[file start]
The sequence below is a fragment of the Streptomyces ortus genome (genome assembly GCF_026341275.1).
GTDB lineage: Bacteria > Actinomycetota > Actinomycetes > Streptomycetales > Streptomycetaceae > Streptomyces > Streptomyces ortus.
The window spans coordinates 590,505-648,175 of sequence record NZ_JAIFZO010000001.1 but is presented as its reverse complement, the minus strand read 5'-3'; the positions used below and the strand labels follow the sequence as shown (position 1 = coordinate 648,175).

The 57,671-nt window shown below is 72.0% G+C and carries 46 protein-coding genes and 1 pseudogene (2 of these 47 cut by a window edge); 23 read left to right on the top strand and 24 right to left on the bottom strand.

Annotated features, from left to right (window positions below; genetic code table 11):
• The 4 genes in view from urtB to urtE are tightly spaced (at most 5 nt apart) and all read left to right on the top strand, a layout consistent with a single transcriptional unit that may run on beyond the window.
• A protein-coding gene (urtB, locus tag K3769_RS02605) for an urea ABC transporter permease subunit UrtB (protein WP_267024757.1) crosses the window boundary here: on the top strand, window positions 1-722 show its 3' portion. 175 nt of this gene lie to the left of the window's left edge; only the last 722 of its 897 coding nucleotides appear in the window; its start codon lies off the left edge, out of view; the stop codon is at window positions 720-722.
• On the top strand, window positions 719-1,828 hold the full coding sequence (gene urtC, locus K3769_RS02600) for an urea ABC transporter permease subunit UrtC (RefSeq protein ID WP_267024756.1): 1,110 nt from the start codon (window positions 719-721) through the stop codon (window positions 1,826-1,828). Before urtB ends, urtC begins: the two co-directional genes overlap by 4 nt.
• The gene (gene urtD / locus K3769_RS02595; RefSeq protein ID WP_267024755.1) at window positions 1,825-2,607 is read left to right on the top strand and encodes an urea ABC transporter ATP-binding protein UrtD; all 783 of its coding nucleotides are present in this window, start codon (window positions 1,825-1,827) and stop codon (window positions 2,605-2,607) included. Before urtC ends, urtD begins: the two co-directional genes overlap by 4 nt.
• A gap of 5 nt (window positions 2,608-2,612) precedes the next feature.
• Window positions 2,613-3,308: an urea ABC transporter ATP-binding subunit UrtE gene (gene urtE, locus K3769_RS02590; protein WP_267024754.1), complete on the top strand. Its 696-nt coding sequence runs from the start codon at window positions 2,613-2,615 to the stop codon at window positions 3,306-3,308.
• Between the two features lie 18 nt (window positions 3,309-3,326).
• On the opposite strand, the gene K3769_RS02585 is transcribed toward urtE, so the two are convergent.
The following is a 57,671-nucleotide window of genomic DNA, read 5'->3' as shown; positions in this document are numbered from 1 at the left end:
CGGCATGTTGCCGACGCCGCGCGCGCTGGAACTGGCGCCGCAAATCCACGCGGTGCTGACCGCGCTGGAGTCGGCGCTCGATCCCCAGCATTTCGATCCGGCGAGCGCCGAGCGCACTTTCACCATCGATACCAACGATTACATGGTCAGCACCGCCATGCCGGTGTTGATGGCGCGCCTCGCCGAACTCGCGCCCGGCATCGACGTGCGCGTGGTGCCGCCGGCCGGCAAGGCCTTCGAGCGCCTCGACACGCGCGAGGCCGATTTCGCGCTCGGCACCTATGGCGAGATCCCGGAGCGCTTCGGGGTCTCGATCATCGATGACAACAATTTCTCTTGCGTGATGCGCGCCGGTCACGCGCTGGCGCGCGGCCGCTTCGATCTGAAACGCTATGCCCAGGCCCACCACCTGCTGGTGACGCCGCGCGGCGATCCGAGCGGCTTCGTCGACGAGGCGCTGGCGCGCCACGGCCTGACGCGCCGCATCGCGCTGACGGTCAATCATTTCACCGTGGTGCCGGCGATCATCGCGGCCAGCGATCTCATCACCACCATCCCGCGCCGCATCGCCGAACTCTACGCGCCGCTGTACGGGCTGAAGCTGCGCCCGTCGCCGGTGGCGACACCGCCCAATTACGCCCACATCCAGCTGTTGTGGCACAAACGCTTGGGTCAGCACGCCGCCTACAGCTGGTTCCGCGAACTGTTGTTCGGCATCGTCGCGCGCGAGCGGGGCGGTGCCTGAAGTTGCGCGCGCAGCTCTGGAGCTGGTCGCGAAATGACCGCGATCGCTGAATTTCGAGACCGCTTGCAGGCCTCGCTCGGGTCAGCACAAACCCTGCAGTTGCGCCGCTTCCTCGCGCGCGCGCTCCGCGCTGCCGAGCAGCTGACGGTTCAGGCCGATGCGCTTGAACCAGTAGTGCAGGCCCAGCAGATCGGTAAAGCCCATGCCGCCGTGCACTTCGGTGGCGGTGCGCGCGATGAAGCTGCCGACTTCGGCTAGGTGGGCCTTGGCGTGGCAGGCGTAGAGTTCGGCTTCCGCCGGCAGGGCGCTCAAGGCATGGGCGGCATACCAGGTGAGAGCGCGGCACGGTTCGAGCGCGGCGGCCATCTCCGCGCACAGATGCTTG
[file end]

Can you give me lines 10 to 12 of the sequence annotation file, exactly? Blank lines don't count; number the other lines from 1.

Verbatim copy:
• A gap of 5 nt (window positions 2,608-2,612) precedes the next feature.
• Window positions 2,613-3,308: an urea ABC transporter ATP-binding subunit UrtE gene (gene urtE, locus K3769_RS02590; protein WP_267024754.1), complete on the top strand. Its 696-nt coding sequence runs from the start codon at window positions 2,613-2,615 to the stop codon at window positions 3,306-3,308.
• Between the two features lie 18 nt (window positions 3,309-3,326).